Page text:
Posts by Topic: cpp

Want to Unlock Performance and Clarity? Use Strong Types!

Christian Eltzschig - 01/06/2024

C++ and Rust are strongly typed languages, meaning whenever you declare a variable, you must either explicitly specify the variable



let fuu: i32 = 123;
int32_t fuu{123};

or you do it implicitly by assigning a value of a specific type.



let fuu = "hello world";
auto fuu = "hello world";

The type of the variable also comes with a specific contract. An integer can only contain numbers but not floating point values like 3.14 or a string. The size of the integer also defines the range of numbers it can store. An int8 can store numbers in the range of [-128; 127], and an int16 offers the range of [-32768, 32767].

Strong Types Implementation

With strong types, we have a powerful tool in our hands. When defining a function input argument as uint32_t, we never need to verify that the user accidentally gave us a negative number or a string. We never need to test this case. All subsequent calls can rely on the fact that this is indeed an integer, and the API of the function clearly communicates that it is expecting an integer and nothing else.

But we can also add semantic contracts to the type. Let's take a POSIX user name for example. The POSIX standard states that it is allowed to consist of:

  • lower and upper ASCII letters (a-zA-Z),
  • digits (0-9)
  • and period (.), underscore (_) and hyphen (-)

Furthermore, it is not allowed to start with a hyphen.

All of those constraints can be baked into a type called UserName. The basic idea is that the UserName cannot be created directly with a constructor. However, it comes with a static factory method called create - the Rust idiomatic approach is to call such a method new - which takes a string-literal as input argument and checks whether it meets the above requirements. This method returns an optional value that contains either a valid UserName object or nothing when the user name contract is violated.



struct UserName {
   value: String,

impl UserName {
   pub fn new(value: &str)
                -> Option<UserName>
class UserName {
    std::string value;

    static create(const std::string & value)
                -> std::optional<UserName>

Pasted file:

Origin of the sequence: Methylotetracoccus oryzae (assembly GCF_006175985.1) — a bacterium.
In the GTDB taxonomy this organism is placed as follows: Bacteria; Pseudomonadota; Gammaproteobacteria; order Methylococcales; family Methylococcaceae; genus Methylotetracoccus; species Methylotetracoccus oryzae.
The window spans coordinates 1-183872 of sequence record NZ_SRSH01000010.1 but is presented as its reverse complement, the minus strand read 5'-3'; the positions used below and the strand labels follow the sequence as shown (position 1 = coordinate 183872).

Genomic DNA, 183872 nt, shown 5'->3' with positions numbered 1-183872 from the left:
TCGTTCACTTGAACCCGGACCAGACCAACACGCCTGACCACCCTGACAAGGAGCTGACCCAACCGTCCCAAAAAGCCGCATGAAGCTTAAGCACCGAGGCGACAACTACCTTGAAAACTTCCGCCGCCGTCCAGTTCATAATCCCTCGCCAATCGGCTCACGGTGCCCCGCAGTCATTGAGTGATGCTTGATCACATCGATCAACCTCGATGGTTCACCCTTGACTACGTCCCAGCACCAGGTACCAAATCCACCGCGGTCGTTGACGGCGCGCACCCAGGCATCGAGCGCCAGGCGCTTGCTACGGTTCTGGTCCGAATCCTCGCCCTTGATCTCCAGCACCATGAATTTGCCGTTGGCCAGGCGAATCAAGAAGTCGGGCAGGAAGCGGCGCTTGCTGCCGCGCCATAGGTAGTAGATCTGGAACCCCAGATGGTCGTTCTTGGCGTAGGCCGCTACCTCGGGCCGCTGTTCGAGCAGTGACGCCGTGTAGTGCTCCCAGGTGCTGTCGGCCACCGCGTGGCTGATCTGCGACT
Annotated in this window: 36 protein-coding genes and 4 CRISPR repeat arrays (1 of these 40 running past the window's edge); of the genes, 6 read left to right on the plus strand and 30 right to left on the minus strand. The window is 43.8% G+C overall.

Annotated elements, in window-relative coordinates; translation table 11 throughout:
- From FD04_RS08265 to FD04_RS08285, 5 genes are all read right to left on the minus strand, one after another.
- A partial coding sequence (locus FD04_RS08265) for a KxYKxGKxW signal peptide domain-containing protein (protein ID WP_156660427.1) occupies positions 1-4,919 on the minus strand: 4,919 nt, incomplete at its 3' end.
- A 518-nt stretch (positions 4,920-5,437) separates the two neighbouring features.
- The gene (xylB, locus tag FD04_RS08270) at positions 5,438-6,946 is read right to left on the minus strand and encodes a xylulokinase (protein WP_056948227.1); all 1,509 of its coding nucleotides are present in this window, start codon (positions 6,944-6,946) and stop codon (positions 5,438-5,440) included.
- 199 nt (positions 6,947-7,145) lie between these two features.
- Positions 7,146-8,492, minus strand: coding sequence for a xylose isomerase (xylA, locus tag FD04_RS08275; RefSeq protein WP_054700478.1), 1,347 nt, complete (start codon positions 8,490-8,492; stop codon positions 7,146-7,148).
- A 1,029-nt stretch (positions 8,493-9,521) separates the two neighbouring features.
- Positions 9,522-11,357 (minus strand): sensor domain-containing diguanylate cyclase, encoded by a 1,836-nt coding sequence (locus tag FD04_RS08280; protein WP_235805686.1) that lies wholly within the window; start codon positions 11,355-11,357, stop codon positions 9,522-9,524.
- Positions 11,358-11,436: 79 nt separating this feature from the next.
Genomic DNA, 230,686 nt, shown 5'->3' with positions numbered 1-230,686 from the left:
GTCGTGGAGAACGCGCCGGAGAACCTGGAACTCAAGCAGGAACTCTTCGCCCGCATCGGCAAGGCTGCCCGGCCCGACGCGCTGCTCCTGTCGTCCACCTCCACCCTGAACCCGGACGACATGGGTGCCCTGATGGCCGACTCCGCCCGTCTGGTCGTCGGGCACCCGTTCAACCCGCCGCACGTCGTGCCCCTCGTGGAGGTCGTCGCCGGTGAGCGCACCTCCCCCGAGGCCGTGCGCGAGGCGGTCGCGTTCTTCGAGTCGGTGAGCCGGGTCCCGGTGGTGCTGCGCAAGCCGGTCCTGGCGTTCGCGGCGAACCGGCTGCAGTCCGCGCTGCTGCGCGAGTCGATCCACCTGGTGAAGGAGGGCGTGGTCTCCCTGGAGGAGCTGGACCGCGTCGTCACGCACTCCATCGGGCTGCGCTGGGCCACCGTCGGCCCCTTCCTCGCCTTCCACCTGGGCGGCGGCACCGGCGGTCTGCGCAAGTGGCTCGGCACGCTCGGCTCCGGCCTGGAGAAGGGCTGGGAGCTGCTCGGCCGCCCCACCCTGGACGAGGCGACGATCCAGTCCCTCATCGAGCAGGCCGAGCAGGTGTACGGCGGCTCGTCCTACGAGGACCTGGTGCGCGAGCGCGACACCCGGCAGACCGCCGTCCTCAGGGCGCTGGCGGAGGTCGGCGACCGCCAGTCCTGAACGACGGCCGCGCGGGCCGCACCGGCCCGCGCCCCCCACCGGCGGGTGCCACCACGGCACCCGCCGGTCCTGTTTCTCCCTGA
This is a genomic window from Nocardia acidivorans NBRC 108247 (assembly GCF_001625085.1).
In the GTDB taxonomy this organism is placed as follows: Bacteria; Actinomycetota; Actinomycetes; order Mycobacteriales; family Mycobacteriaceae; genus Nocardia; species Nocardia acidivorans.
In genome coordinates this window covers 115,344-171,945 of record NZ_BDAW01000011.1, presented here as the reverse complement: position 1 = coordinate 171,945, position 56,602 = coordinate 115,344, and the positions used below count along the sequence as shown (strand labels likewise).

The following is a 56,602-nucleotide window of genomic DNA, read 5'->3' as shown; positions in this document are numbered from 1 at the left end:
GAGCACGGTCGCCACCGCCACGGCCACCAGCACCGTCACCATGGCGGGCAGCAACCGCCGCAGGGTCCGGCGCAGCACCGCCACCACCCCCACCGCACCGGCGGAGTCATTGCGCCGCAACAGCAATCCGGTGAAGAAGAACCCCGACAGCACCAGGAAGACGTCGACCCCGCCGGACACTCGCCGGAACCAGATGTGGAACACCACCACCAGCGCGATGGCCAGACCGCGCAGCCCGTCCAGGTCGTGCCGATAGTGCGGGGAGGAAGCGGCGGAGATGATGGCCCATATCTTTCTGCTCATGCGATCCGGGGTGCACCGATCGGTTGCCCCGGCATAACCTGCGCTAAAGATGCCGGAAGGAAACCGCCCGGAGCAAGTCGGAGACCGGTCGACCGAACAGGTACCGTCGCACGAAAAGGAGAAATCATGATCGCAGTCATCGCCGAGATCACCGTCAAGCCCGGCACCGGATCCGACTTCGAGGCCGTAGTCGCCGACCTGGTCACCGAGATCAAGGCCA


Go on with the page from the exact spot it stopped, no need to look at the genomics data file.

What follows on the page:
// ...

The UserName type now guarantees that it always contains a semantically correct user name since creating a UserName with invalid characters is impossible.

Fewer Bugs, More Expressive APIs

Let's assume we now have a collection of strong types like UserName, GroupName, and FileName, and we can use them directly in our API. We introduce two functions. The first function do_stuff uses the new and shiny strong types, but the second one buggy_stuff uses the underlying string of those types directly.



fn do_stuff(
    reader: &UserName,
    writer: &GroupName,
    storage: &FileName

fn buggy_stuff(
    reader: &String,
    writer: &String,
    storage: &String
void do_stuff(
    const UserName& reader,
    const GroupName& writer,
    const FileName& storage

void buggy_stuff(
    const std::string& reader,
    const std::string& writer,
    const std::string& storage

The first issue of the buggy_stuff function is that the API is not expressive. Should the reader be a group name, a user name, or maybe it is even something completely different? This requires some detailed documentation for the user. And if you know the saying, "The compiler doesn't read comments and neither do I.", you understand this is not a perfect solution.

Furthermore, it can be easily misused. When either variable names are not expressive enough or the function is called directly with values, they can be easily mixed up. Also, what happens when you refactor and swap or replace some arguments? Maybe the storage shall be no longer a file name but now a database name. How do you ensure that all function usages are ported?

Additionally, the implementer of buggy_stuff is now responsible for verifying all arguments! Whenever this function is called, we must check that the reader, writer, and storage are semantically correct. When this is not the case, we must handle it and inform the user. Of course, we could move this check into a free function and use it whenever we expect a type with a semantic contract. However, this can be easily forgotten due to refactoring.

The error handling introduces further overhead! We have to write additional tests to check if the error handling works correctly and the function's users require extra logic to handle potential errors. And this extra logic needs to be tested as well!

Finally, it will cost us performance. Why? Because whenever one has a call chain where those arguments are forwarded to other functions, especially when they are not directly under your control, the same semantical verification has to be performed. Over and over again. And those function calls one uses to implement buggy_stuff may also fail for semantically incorrect values. This has to be handled and tested again. This costs even more performance!

All of those problems, performance costs, additional tests on the user and implementer side, additional error handling, and an unexpressive API can be avoided when we integrate the semantical check into the type itself so that we have a guarantee that it always contains a valid value.


Using strong types like UserName or FileName comes with a bunch of benefits. Firstly, the API becomes more expressive and we no longer require extensive documentation to convey all the semantic details. Strong types can also prevent parameter mixups in functions with multiple arguments. Furthermore, they also minimize the lines of code by ensuring validity through the type system. With this, they decrease the need for error handling both within the implementation and for the user's code. Even the performance may improve when the semantic content is centrally verified and not in every function repeatedly....